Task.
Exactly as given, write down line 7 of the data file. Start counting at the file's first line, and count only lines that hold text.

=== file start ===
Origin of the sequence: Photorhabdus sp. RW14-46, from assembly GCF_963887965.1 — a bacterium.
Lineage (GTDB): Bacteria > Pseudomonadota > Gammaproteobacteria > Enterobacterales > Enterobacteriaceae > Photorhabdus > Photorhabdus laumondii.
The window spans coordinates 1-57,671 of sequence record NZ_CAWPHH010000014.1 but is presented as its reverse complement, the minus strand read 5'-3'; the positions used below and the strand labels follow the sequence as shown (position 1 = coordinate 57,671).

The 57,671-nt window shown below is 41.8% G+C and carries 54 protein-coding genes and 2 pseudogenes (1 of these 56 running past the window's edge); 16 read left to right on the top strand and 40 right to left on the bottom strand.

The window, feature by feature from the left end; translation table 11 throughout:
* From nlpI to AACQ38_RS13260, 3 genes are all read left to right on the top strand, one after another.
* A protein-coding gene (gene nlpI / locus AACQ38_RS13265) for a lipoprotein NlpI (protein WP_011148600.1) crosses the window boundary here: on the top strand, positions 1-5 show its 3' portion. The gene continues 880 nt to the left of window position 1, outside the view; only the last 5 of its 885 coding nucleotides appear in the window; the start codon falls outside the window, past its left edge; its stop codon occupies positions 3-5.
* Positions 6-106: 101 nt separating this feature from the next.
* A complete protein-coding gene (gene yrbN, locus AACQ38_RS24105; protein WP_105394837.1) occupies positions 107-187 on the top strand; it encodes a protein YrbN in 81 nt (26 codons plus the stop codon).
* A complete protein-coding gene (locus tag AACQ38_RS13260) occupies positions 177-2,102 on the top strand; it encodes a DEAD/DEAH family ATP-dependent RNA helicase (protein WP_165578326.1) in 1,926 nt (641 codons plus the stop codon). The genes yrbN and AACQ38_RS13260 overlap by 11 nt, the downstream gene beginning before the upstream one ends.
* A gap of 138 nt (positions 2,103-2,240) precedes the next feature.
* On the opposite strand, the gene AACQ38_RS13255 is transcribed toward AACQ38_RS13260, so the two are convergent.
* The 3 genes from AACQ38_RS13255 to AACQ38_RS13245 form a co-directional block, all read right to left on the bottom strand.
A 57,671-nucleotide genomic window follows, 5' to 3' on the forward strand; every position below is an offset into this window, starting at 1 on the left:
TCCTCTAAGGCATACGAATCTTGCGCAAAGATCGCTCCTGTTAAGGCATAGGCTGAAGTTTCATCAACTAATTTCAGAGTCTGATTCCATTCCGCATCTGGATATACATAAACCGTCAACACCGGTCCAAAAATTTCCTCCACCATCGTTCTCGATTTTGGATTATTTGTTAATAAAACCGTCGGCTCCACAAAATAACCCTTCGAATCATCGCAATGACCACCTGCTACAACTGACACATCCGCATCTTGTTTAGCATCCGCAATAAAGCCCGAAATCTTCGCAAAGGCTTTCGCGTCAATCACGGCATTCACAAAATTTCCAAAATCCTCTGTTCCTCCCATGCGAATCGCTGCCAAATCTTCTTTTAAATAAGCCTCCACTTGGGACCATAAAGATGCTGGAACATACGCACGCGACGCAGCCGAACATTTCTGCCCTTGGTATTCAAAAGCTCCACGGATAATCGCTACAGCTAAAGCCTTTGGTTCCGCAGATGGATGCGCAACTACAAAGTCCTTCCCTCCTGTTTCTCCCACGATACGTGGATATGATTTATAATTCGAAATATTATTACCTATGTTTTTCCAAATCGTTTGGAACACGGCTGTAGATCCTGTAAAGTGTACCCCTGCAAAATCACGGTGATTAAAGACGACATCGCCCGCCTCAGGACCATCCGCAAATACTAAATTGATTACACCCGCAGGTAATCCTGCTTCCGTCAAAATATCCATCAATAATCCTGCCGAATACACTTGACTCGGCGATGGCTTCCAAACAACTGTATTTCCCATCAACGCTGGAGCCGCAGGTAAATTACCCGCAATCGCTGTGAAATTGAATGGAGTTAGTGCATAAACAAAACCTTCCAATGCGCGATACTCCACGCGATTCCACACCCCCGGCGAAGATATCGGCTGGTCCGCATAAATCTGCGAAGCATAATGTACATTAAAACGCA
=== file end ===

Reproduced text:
* A protein-coding gene (gene nlpI / locus AACQ38_RS13265) for a lipoprotein NlpI (protein WP_011148600.1) crosses the window boundary here: on the top strand, positions 1-5 show its 3' portion. The gene continues 880 nt to the left of window position 1, outside the view; only the last 5 of its 885 coding nucleotides appear in the window; the start codon falls outside the window, past its left edge; its stop codon occupies positions 3-5.